Several Democrats in the House of Representatives are pushing congressional leadership to include a provision in the next coronavirus relief bill that would stop corporate mergers that don’t include severely distressed companies.
The push echoes sentiments from Sen. Elizabeth Warren (D-Mass.) and Rep. Alexandria Ocasio-Cortez (D-N.Y.), who introduced a bill last month that would stop mergers and acquisitions during the coronavirus emergency.
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Ocasio-Cortez was one of several House Democrats who wrote to House Speaker Nancy Pelosi (D-Calif.) and House Minority Leader Kevin McCarthy (R-Calif.) on Tuesday. She was joined by Rep. David Cicilline (D-R.I.), the chair of the House antitrust subcommittee, Rep. Pramila Jayapal (D-Wash.), Rep. Jamie Raskin (D-Md.), Rep. Mark Pocan (D-Wis.), Rep. Joe Neguse (D-Colo.), and Rep. Jan Schakowsky (D-Ill.).
In their letter, the House Democrats argued that a moratorium on mergers would halt “predatory mergers and takeovers that risk further concentrating wealth and power and decimating independent business.”
“Although this is a time of anxiety and despair for the vast majority of Americans, some see the present crisis as an opportunity ripe for exploitation. As millions of businesses struggle to stay afloat, private equity firms and dominant corporations are positioned to swoop in for a buying spree, rolling up industries and saddling independent businesses with debt,” the lawmakers wrote, adding: “If Congress does not act, predatory mergers and takeovers will enable a small number of investors and executives to further concentrate wealth and control at the expense of workers and independent business.”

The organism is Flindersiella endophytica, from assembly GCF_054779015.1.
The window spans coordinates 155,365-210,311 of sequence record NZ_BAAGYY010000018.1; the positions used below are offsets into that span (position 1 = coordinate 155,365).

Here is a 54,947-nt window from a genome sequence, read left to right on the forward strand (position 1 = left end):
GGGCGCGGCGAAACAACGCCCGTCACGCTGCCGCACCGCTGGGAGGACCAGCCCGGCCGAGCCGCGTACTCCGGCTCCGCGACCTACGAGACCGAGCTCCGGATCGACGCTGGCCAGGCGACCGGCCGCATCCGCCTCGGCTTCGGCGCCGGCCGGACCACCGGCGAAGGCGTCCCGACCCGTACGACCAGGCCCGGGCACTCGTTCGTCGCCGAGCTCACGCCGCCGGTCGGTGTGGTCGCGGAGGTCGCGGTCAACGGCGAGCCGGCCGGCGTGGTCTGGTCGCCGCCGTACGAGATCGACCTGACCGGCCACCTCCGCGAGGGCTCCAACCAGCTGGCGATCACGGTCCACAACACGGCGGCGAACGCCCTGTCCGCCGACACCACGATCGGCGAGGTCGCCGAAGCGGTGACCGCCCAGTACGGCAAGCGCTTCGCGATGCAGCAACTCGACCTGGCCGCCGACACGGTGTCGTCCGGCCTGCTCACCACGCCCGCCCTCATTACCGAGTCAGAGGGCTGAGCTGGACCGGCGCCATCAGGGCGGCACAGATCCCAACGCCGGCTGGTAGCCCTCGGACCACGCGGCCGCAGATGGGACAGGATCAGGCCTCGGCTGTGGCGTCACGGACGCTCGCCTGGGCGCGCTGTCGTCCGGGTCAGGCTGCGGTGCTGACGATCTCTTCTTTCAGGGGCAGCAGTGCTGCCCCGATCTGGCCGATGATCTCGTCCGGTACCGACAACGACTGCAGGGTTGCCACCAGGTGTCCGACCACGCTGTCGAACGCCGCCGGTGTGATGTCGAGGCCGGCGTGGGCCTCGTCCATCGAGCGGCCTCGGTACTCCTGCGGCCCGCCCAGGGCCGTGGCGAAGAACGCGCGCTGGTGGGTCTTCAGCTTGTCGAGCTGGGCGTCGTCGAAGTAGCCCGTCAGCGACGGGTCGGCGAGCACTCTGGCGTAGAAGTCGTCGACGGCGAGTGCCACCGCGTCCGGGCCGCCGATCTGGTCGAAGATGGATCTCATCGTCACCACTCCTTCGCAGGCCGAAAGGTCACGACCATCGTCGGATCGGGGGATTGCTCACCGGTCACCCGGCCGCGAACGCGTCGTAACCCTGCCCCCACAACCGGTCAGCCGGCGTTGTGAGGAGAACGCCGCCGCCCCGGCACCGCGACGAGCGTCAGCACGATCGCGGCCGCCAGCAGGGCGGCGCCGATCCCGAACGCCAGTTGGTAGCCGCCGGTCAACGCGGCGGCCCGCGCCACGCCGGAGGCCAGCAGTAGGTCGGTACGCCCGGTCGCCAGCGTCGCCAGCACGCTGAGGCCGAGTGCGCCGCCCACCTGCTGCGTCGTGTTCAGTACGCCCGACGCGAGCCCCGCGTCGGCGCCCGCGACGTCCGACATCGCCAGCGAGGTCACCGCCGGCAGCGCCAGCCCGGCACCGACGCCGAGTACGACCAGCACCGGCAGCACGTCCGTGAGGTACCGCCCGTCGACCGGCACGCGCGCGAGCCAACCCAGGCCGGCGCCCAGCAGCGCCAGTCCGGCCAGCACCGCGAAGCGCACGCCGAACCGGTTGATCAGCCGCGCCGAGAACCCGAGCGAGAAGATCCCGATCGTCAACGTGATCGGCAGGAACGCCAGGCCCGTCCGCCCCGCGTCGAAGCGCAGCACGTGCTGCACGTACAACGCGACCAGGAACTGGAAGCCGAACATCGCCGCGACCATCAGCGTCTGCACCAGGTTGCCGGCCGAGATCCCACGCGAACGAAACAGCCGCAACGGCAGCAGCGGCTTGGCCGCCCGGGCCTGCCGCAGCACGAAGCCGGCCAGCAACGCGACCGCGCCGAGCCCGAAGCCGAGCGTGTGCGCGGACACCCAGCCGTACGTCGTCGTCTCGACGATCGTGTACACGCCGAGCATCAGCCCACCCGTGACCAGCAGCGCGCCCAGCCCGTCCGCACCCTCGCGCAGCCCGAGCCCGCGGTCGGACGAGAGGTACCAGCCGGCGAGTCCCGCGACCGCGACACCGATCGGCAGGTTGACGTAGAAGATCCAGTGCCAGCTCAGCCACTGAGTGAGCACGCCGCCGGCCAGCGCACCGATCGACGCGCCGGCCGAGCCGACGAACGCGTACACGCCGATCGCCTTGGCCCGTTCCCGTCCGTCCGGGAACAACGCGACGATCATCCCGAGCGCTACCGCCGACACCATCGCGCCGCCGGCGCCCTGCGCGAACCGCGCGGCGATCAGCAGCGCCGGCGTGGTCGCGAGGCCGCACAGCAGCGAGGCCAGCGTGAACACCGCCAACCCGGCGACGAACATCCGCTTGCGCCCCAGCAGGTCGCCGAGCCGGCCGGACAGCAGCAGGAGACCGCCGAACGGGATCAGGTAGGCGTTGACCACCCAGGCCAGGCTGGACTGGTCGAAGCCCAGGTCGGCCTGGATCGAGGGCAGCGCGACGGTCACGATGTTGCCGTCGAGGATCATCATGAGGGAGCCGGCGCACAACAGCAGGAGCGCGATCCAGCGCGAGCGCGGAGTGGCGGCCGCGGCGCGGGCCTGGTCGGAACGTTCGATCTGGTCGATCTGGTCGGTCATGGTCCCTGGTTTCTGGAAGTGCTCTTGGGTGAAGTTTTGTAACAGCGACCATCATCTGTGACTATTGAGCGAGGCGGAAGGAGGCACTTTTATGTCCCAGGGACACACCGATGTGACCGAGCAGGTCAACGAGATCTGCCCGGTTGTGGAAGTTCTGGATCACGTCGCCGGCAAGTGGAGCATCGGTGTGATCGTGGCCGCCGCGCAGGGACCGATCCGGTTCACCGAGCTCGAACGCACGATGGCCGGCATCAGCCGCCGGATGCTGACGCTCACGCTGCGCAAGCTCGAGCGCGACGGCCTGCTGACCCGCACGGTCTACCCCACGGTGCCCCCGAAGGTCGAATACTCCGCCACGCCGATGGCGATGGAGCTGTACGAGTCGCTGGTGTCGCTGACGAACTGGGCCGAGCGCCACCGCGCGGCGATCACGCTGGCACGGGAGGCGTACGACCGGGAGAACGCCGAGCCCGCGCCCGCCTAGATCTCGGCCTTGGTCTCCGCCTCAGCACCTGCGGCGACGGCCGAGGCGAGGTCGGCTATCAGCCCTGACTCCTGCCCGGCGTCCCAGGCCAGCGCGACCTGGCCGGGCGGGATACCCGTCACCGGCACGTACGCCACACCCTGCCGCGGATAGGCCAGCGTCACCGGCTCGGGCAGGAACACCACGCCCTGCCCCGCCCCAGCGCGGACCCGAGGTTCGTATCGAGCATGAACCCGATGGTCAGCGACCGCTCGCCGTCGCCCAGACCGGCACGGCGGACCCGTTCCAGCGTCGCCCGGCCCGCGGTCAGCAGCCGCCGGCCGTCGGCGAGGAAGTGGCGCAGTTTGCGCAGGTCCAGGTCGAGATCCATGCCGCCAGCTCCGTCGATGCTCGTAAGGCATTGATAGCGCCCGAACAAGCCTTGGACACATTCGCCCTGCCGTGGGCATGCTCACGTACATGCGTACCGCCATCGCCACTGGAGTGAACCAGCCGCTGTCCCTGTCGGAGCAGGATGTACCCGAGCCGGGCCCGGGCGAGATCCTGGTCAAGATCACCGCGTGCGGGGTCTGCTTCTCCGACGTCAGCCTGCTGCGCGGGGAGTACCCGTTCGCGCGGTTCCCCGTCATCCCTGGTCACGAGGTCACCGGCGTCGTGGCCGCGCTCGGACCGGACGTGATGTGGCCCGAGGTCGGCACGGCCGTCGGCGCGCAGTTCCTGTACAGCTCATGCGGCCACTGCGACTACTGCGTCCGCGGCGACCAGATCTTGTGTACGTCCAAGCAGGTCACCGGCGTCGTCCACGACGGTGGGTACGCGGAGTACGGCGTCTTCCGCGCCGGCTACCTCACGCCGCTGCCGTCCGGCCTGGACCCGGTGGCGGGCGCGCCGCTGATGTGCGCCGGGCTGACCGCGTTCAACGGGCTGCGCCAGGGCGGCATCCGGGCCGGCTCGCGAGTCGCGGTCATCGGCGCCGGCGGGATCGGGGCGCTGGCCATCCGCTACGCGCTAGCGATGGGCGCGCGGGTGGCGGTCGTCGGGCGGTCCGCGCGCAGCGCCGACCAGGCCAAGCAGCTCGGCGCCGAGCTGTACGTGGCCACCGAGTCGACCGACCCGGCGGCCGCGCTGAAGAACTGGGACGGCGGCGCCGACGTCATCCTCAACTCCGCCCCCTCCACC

The letter also argues that mergers during the recession around 2008 “led, in several major instances, to the firing of millions of workers, slowing of investment in innovation, and huge increases in executive bonuses.”
Specifically, the letter says the next coronavirus relief bill should not allow mergers unless a firm is “truly failing” or is part of bankruptcy transaction.